Unfortunately, it sometimes takes a shock or disturbance to awaken us from scurrying around with our heads full of the supposed future; what we have to do or what we want to do, what we fear will happen or what we want to happen. Our minds are often filled with what isn’t actually here in the present, filled with things we have basically created rather than what we are directly experiencing.
MAUDE: For the last two months, I’ve been jolted by just such an experience. A close friend of mine, someone who led a basically healthy life, was diagnosed out of the blue with fourth stage liver cancer and passed 7 weeks later to the day. It was shocking, fast and hardly fathomable.
This immediately pushed me into an even greater awareness of appreciating every moment, of smelling the smells, seeing the trees, hugging my dear ones, and speaking my love as often as possible to all and sundry.
I believe I live with a greater awareness of the transitory nature of life than many. Both my parents died young, and suddenly. Yet, even with this extra reminder, I can still slip into blissful unconsciousness, running around with my busyness. I also see that as I get older, I have again become more aware of the call to be present with everything as fully as I can.
We can all benefit from finding ways to stay in the actual here and now. Most of the practices that we outline for a peaceful and successful relationship are predicated on being present, both with yourself and with your partner. This applies to all relationships.
You cannot totally accept someone if you are not present. If you enter an interaction with a mind full of preconceptions and predetermined outcomes you cannot actually hear your partner or create together with them mutual decisions and solutions. Co-creating requires presence, as does active listening. A favorite quote of ours from Thich Nhat Hanh is “When you love someone, the best thing you can offer is your presence. How can you love if you are not there?”
And from our book, How Two, Have a Successful Relationship, “Presence is a matter of the degree to which you are focused on and experiencing the events in front of you. Being present is responding to what is actually happening, rather than reacting according to your previous experiences, fears, or future concerns; you are neither coloring what is with occurrences from the past, nor looking for a specific future outcome…Being in presence allows you to create rather than repeat; it allows a free flow of ideas and exchanges that encourage intimacy. The present is the world we actually live in. The past and the future are merely aids we have devised to manage it; don’t mistake the utensils for the meal.”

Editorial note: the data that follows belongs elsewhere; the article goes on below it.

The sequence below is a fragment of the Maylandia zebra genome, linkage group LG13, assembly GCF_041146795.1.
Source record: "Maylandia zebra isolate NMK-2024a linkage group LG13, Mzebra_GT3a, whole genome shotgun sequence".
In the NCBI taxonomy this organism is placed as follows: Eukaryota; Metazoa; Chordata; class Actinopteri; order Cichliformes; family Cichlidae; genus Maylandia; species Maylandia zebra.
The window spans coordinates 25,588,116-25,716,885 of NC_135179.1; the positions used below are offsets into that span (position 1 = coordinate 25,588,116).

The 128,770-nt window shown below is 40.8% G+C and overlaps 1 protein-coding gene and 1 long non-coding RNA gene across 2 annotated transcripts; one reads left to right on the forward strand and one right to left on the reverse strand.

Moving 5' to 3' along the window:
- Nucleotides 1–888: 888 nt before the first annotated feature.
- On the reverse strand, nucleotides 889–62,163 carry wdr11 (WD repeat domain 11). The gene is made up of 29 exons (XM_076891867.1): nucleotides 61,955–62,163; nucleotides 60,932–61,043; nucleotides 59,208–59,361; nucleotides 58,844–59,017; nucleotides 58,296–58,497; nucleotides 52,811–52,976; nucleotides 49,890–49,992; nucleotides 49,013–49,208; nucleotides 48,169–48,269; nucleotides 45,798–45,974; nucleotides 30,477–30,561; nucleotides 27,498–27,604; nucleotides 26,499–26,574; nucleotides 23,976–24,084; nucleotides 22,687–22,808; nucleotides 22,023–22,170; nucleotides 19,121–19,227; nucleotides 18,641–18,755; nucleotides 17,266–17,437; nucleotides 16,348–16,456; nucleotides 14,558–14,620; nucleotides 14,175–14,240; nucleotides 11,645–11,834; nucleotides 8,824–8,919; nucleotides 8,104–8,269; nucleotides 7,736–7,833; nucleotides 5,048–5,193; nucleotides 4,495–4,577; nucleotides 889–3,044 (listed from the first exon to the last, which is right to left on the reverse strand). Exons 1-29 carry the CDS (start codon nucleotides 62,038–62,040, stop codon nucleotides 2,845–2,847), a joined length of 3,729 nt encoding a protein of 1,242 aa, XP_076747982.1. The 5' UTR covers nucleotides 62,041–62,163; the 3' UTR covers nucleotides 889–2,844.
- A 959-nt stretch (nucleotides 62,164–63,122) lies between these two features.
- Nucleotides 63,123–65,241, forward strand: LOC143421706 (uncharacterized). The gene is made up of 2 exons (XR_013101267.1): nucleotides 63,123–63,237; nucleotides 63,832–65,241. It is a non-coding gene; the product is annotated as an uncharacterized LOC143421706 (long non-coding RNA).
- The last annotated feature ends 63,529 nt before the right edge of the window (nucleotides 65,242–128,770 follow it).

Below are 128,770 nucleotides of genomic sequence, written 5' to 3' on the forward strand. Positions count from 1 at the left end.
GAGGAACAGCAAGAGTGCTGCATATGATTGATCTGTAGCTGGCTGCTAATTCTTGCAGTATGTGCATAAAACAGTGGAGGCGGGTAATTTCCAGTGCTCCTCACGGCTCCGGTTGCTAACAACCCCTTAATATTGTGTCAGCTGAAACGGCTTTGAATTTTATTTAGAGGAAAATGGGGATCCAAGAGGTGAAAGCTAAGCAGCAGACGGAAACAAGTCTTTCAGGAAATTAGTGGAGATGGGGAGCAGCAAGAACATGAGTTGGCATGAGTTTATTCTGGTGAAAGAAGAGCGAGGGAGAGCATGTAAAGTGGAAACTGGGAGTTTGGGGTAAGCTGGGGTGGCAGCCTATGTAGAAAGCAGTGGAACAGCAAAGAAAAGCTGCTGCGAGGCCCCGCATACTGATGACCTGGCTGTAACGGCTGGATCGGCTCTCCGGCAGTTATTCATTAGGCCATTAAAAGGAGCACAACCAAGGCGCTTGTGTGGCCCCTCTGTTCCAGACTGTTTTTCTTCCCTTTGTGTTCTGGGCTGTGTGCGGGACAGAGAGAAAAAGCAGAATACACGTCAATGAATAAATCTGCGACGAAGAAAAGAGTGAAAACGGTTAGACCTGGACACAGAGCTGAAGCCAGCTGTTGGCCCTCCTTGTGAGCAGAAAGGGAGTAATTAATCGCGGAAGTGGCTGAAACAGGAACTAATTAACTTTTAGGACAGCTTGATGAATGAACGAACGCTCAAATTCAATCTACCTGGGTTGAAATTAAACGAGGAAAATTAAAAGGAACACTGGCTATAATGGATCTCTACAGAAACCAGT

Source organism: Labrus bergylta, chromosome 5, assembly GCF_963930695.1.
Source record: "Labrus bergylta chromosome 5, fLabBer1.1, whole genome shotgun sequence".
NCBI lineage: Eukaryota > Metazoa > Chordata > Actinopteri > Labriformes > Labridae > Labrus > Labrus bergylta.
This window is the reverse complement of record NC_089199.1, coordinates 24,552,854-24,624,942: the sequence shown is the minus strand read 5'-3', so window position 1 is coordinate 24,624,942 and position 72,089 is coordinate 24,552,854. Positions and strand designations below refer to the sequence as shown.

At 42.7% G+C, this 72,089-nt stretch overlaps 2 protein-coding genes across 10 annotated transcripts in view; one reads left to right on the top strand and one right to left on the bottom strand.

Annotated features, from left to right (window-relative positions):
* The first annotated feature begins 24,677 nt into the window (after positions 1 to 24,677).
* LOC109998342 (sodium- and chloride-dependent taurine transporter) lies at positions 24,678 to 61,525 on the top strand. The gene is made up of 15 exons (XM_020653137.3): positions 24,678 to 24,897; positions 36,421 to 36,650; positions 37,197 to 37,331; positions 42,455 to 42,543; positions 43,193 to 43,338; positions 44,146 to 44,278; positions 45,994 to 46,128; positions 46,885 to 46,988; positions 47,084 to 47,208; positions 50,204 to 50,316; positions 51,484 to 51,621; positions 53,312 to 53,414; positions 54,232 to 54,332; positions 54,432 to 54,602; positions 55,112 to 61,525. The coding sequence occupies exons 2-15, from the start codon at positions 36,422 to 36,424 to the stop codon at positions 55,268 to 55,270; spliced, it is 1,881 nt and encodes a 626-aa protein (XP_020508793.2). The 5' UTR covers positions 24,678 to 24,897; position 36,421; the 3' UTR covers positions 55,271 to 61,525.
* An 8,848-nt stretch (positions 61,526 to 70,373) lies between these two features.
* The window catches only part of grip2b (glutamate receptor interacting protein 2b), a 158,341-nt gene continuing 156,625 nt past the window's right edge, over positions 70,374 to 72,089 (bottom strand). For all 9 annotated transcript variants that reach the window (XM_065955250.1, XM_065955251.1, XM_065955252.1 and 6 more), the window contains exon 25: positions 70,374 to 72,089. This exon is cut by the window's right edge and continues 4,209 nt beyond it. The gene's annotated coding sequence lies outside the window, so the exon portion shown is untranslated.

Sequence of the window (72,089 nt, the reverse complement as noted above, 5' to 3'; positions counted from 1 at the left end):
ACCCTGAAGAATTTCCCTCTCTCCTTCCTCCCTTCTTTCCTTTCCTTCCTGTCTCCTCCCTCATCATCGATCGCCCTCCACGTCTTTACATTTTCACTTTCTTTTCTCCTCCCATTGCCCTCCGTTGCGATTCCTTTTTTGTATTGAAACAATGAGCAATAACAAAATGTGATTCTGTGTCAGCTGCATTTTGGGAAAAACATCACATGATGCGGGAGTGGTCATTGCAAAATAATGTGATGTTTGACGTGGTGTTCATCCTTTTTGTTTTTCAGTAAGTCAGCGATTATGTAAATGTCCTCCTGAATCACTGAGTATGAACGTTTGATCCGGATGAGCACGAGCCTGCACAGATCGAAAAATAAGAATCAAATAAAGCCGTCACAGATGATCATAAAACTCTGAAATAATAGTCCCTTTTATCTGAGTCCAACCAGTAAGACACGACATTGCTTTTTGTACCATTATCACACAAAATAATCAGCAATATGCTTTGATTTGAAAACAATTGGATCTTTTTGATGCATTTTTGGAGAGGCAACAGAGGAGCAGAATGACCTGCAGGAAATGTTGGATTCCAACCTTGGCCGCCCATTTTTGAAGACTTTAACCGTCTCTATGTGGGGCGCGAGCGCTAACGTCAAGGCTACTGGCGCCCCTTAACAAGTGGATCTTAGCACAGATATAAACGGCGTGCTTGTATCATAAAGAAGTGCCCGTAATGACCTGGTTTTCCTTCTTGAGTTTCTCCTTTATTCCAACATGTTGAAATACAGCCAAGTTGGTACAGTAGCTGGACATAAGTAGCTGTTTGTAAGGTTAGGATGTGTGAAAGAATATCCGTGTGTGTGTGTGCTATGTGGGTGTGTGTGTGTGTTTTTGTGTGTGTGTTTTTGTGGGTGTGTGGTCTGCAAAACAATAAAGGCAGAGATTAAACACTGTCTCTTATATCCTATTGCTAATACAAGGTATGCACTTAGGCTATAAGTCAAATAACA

Be Here Now! Most practices for a successful relationship are predicated on being present #presence Click To TweetA relationship is a connection. A partnership means you’re part of something – look at the front of the word – and you can’t be a part of something if you’re not attached to it in some way. Just as a molecule requires the atoms to exist at the same place and time, so do you need to be present, because only then can your partner know that you’re there. If they speak and get no response, if they rage and you are unmoved, how can there be any connection?
Being present is about attention. It does two things. It helps you understand your partner: their thoughts, their feelings, how they respond and react, and through that understanding lies empathy. It also helps your partner feel heard. They can tell the difference between full attention and when you’re elsewhere, thinking about last night’s Netflix episode or what to cook for dinner. It’s body language inherited from all our ancestors over millions of years. Cultivate it. Listen for it. One of the things you have to do is lay down your ego. When you’re paying attention to someone else, it’s about them, not you. Focus on them the way you would watch a hummingbird at a flower.
There are a number of practices that help to remain in this state, like meditation and mindfulness. Others find that the experience of being in nature pulls them right into the present, and some of us work with our partners and intimates to remind each other of this important truth. Recently we have both been working with “The Artist’s Way” by Julia Cameron. One of the parts of this course is to write what is called morning pages, every morning. This involves writing three pages of stream of consciousness, and we are both finding that this is a deeply rewarding practice for being present, as well as one for stirring creativity. No matter what methods you utilize to keep yourself awake and to keep your relationships in the now, make sure that you pay attention and don’t put this off to another day. Those days often never arrive!